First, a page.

Turkiye celebrates its 100th anniversary

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ISTANBUL, TURKIYE - OCTOBER 28: People walk at Istiklal Avenue decorated with Turkish flags within the 100th anniversary of Turkish Republic, in Istanbul, Turkiye on October 28, 2023. Mehmet Murat Onel / AnadoluNo Use USA No use UK No use Canada No use France No use Japan No use Italy No use Australia No use Spain No use Belgium No use Korea No use South Africa No use Hong Kong No use New Zealand No use Turkey

The Turkish Republic, established on October 29, 1923, by Mustafa Kemal Ataturk, a national hero of independence, emerged from the ashes of the Ottoman Empire. Ataturk initiated profound reforms that included the abolition of the caliphate, the replacement of the Arabic script with the Roman alphabet, women gaining the right to vote, and the adoption of European laws and codes, resulting in a Western-oriented, secular state.

Nevertheless, under the leadership of president Recep Tayyip Erdogan, who has been in power for two decades and whose political roots lie in Turkiye’s Islamic movement, the nation has gradually embraced a more conservative identity. This centennial marks an opportunity for Erdogan, who was re-elected for a third term in May, to reshape the country and usher in what he calls “Turkiye’s Century.”

After the Ottoman Empire lost the war and was partitioned through the Treaty of Sevres, the Turkish War of Independence was waged, with the aim of revoking the terms of the treaty. The Treaty of Lausanne of 24 July 1923, which superseded the Treaty of Sevres, led to the international recognition of the sovereignty of the newly formed “Republic of Turkiye” as the successor state of the Ottoman Empire. The new treaty gave way to Turkish sovereignty over its own territory. On 4 October 1923, the Allied occupation of Turkiye ended with the withdrawal of the last Allied troops from Istanbul, and the new Turkish Republic was officially proclaimed on 29 October 1923 in Ankara, the country’s new capital.

The ongoing debate between secularism and conservatism remains the most significant cultural divide in Turkiye. Ataturk, the nation’s founding father, believed that secularism was a fundamental prerequisite for modernity, leading to a longstanding separation of religion and state. This separation resulted in various policies such as banning headscarves in schools and public institutions, imposing restrictions on religious education, adopting liberal alcohol policies, and converting the iconic Hagia Sophia into a museum. However, these policies have been reversed under Erdogan’s leadership, with official functions beginning with prayers, increased funding for the Directorate of Religious Affairs, a rise in religious schools, and even economic policies grounded in religious reasoning.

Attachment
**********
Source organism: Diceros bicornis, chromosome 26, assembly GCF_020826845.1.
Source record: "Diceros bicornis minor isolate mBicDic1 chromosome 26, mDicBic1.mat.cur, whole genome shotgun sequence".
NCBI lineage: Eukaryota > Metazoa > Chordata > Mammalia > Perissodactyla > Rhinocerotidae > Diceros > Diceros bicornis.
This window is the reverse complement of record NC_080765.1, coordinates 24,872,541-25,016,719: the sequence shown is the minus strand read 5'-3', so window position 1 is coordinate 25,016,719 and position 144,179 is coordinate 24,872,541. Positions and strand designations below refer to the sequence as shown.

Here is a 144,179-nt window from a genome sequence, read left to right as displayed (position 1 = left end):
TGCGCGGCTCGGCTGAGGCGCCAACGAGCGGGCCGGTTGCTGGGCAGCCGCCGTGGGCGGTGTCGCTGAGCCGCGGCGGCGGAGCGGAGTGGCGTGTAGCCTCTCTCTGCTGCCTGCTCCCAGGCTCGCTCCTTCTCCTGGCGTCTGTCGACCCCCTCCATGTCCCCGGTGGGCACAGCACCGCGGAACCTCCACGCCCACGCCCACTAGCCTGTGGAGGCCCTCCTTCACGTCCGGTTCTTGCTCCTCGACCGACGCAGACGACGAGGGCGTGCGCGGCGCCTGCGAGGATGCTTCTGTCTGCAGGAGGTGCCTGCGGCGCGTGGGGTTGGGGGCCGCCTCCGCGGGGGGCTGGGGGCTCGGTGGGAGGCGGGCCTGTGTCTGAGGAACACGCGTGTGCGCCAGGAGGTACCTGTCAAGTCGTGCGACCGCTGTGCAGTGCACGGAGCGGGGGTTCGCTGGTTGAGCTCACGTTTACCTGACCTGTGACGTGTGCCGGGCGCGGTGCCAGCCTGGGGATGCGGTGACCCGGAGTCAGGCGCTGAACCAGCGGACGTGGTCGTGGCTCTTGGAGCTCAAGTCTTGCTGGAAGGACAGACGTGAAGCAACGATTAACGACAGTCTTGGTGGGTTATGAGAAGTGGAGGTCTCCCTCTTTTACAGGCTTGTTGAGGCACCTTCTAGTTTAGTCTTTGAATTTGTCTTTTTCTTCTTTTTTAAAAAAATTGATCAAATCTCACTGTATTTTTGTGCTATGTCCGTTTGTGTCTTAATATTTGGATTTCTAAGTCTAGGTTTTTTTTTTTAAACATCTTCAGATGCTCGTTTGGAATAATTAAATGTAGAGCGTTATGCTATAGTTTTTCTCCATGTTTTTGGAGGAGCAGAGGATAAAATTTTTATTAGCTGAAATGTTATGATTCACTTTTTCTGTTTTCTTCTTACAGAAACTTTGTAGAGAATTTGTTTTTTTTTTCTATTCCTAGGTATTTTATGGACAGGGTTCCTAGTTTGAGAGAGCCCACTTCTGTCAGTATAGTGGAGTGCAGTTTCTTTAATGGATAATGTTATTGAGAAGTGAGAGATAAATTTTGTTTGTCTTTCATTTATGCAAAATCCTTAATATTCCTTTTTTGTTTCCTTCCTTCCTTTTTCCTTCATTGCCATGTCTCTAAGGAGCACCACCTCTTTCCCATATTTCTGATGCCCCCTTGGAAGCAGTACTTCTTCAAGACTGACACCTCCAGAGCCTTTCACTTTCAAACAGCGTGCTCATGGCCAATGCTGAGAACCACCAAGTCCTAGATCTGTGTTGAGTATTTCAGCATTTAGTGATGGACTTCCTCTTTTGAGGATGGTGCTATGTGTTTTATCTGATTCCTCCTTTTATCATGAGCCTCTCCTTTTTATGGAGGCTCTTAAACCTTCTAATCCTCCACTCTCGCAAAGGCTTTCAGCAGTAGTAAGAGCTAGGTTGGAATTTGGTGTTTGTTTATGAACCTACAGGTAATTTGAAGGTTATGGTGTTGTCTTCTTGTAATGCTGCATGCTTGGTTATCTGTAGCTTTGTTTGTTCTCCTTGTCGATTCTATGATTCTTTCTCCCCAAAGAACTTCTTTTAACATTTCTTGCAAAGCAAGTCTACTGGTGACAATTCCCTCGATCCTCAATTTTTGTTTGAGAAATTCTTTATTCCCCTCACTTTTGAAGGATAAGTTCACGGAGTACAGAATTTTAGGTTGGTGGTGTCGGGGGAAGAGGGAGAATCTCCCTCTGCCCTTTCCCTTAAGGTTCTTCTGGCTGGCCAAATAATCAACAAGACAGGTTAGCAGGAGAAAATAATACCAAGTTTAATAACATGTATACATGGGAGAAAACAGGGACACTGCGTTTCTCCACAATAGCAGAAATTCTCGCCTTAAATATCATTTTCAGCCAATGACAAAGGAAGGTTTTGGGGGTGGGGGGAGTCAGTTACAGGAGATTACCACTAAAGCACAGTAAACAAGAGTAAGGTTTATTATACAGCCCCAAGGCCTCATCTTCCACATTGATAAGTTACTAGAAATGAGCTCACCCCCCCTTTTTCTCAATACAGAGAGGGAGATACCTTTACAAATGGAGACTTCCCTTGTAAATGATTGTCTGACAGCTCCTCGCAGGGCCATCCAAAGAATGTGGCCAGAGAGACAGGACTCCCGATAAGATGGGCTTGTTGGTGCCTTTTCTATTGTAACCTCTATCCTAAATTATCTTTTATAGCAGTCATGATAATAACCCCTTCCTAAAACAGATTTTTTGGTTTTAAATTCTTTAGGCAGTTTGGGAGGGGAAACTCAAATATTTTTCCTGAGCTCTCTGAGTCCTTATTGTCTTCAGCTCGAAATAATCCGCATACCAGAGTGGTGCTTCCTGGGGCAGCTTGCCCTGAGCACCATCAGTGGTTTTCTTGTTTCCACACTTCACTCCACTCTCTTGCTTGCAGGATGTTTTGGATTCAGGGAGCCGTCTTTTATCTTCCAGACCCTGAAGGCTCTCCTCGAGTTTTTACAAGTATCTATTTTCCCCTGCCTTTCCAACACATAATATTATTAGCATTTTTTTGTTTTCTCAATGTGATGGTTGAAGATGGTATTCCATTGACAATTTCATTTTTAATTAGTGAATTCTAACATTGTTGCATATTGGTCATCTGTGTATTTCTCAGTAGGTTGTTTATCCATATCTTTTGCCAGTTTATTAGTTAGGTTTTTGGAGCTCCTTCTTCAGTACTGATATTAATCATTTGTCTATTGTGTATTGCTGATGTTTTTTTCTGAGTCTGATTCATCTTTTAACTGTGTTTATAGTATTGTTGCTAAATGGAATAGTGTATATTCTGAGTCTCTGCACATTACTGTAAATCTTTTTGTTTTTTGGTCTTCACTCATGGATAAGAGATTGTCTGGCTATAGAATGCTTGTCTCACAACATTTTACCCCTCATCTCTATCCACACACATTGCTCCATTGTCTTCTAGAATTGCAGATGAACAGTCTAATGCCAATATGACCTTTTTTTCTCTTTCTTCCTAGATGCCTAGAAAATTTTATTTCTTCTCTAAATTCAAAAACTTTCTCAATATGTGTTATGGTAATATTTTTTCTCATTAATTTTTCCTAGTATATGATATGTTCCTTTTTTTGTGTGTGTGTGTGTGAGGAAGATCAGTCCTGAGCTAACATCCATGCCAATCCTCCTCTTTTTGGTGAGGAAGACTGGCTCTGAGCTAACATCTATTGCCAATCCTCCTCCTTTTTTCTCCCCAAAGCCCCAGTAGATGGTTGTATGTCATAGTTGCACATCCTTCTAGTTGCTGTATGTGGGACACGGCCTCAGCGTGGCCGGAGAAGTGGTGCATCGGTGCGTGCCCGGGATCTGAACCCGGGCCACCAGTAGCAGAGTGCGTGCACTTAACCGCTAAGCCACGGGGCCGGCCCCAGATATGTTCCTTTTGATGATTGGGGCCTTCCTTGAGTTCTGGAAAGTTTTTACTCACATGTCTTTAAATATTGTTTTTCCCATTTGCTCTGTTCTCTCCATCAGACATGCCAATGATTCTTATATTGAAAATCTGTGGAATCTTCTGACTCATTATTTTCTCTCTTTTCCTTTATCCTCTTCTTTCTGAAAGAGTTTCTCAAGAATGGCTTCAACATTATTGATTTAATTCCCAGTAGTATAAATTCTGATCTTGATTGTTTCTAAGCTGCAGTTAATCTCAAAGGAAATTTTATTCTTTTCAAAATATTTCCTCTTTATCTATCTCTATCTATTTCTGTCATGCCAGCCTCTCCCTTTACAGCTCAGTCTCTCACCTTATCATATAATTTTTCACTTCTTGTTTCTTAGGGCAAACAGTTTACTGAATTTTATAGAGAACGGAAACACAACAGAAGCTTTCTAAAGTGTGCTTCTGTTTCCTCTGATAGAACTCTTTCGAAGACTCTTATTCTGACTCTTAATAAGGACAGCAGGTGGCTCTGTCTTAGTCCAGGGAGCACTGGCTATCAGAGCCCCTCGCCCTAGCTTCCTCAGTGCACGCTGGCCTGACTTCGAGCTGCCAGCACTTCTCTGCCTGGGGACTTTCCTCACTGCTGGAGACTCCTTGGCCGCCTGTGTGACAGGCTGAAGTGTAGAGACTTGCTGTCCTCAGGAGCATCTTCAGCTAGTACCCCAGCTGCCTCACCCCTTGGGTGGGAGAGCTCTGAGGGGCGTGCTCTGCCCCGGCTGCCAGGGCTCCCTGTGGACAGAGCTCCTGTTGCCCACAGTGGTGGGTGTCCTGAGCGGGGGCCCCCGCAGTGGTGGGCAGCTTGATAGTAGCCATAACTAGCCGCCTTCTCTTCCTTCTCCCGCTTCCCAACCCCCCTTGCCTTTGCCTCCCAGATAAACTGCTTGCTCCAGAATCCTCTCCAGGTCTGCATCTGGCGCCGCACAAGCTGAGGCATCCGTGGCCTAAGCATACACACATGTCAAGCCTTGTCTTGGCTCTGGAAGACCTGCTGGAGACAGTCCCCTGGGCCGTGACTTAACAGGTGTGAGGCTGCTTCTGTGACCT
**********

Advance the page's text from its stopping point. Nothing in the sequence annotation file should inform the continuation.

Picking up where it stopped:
There are parallels between Ataturk and Erdogan’s desires to transform Turkiye into a significant global power. However, their approaches differ significantly. Ataturk looked to European powers for inspiration and adopted their policies, while Erdogan is more focused on achieving greatness independently, with little interest in aligning with Europe, Turkiye having been rejected from joining the EU.

In the realm of diplomacy, Turkiye, once Western-oriented and a NATO member since 1952, has pursued a more assertive foreign policy in recent years. This new independent stance has caused friction with Western interests, particularly in Syria, where Turkiye has clashed with Kurdish forces supported by Europe and the United States. Turkiye’s non-alignment on the Russia-Ukraine conflict positions it as a potential mediator in global disputes, although it challenges NATO cohesion.

Turkiye’s growing domestic defence industry has lessened the impact of arms embargoes, as the country now produces the majority of its defence equipment. Turkiye is also a major arms exporter, particularly in the field of combat drones.

Ataturk’s modernisation efforts lifted Turkiye out of deep poverty, and it is now a member of the G20. Erdogan’s era is marked by a massive construction boom, with numerous infrastructure projects and religious conservatism.

Despite a century of existence, Turkiye faces unresolved issues, including a longstanding conflict with Kurdish rebels, fluctuating relations with neighbouring countries, and a shift from a parliamentary to a presidential system that has concentrated power in the hands of the president. Democratic backsliding, economic challenges, and concerns about corruption and press freedoms are ongoing challenges.

Yet, Turkiye is a force to be reckoned with as history should indicate, both ancient and modern. A founding member of both the OECD and the G20, it had long been seen as such. In 2023, Turkiye is the world’s 17th-largest economy and Europe’s 7th-largest by nominal GDP. Erdogan will need to build back the foundations to restore Turkiye to its former glory, if he is to fulfil his re-election promise, to make the coming 100 years “Turkiye’s Century”.

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